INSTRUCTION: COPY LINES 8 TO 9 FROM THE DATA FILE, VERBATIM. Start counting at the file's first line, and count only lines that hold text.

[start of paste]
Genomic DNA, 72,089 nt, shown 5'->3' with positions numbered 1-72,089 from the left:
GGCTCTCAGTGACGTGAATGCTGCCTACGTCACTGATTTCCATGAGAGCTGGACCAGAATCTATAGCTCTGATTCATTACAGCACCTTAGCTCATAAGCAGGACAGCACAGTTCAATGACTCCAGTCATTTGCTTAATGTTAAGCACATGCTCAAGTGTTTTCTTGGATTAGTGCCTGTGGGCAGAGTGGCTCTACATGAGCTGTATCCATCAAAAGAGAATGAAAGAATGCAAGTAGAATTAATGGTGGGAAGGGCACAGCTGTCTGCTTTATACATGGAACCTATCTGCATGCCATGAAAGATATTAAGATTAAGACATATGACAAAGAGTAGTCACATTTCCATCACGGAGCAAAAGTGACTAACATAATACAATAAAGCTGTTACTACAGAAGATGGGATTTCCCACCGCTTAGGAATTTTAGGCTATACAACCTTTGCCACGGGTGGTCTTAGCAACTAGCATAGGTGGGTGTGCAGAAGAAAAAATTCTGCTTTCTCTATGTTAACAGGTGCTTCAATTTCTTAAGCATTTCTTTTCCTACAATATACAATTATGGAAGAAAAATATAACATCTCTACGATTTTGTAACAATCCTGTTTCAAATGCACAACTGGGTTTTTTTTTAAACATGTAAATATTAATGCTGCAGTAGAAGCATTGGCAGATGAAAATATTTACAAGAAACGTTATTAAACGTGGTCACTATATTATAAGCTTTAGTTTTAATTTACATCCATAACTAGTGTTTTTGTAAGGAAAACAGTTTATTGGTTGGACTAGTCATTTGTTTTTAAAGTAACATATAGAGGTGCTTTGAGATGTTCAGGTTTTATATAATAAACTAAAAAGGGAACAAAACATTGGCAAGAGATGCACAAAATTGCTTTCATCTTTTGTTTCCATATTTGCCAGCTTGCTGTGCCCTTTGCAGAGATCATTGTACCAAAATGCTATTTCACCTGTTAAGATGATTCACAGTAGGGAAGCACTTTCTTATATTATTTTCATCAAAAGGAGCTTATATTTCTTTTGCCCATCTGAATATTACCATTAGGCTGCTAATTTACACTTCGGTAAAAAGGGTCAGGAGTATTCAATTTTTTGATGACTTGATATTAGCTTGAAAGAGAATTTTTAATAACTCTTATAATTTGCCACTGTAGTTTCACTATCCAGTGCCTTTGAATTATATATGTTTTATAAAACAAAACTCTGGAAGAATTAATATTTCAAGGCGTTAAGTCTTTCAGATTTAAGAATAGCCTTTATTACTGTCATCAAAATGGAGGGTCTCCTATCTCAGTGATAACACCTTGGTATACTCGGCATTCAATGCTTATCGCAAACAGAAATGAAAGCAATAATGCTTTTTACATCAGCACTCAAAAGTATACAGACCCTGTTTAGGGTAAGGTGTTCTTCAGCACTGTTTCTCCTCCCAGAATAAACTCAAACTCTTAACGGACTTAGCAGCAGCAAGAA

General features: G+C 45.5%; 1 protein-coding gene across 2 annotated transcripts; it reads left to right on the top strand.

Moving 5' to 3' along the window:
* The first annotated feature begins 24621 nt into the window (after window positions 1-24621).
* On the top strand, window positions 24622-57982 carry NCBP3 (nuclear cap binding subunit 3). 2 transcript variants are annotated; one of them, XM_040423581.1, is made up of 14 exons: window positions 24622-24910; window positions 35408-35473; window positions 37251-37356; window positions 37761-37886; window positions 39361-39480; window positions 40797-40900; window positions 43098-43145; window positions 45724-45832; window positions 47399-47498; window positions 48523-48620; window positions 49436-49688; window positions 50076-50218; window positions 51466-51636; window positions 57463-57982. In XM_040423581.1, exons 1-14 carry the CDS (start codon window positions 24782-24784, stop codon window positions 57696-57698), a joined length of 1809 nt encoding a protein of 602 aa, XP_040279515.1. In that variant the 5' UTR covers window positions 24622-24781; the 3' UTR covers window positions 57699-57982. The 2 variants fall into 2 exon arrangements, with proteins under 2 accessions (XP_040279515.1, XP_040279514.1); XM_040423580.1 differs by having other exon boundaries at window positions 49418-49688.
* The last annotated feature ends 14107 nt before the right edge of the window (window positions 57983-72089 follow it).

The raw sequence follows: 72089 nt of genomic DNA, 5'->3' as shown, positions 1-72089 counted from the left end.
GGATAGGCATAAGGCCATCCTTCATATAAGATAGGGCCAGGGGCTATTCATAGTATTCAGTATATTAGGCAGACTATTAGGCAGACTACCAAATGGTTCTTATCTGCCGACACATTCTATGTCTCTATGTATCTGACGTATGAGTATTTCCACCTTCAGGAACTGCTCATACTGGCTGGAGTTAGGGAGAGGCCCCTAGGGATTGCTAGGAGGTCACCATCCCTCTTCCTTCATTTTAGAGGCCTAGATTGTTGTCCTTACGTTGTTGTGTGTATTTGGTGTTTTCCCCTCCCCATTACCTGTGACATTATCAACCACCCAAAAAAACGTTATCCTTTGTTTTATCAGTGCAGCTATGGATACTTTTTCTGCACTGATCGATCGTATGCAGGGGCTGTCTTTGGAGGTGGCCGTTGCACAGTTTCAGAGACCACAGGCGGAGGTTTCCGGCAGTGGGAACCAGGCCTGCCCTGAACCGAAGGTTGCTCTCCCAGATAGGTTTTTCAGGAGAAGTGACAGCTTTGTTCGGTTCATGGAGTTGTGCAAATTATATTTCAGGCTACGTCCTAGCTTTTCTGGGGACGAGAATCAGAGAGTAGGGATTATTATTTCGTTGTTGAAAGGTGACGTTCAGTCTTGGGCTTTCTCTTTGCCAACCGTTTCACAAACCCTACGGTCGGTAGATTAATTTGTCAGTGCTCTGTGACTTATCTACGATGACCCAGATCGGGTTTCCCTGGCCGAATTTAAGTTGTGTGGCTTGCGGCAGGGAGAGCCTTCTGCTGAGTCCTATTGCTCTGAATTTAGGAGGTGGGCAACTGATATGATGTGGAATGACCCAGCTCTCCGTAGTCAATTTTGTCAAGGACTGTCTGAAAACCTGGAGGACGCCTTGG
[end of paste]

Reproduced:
The raw sequence follows: 72089 nt of genomic DNA, 5'->3' as shown, positions 1-72089 counted from the left end.
GGATAGGCATAAGGCCATCCTTCATATAAGATAGGGCCAGGGGCTATTCATAGTATTCAGTATATTAGGCAGACTATTAGGCAGACTACCAAATGGTTCTTATCTGCCGACACATTCTATGTCTCTATGTATCTGACGTATGAGTATTTCCACCTTCAGGAACTGCTCATACTGGCTGGAGTTAGGGAGAGGCCCCTAGGGATTGCTAGGAGGTCACCATCCCTCTTCCTTCATTTTAGAGGCCTAGATTGTTGTCCTTACGTTGTTGTGTGTATTTGGTGTTTTCCCCTCCCCATTACCTGTGACATTATCAACCACCCAAAAAAACGTTATCCTTTGTTTTATCAGTGCAGCTATGGATACTTTTTCTGCACTGATCGATCGTATGCAGGGGCTGTCTTTGGAGGTGGCCGTTGCACAGTTTCAGAGACCACAGGCGGAGGTTTCCGGCAGTGGGAACCAGGCCTGCCCTGAACCGAAGGTTGCTCTCCCAGATAGGTTTTTCAGGAGAAGTGACAGCTTTGTTCGGTTCATGGAGTTGTGCAAATTATATTTCAGGCTACGTCCTAGCTTTTCTGGGGACGAGAATCAGAGAGTAGGGATTATTATTTCGTTGTTGAAAGGTGACGTTCAGTCTTGGGCTTTCTCTTTGCCAACCGTTTCACAAACCCTACGGTCGGTAGATTAATTTGTCAGTGCTCTGTGACTTATCTACGATGACCCAGATCGGGTTTCCCTGGCCGAATTTAAGTTGTGTGGCTTGCGGCAGGGAGAGCCTTCTGCTGAGTCCTATTGCTCTGAATTTAGGAGGTGGGCAACTGATATGATGTGGAATGACCCAGCTCTCCGTAGTCAATTTTGTCAAGGACTGTCTGAAAACCTGGAGGACGCCTTGG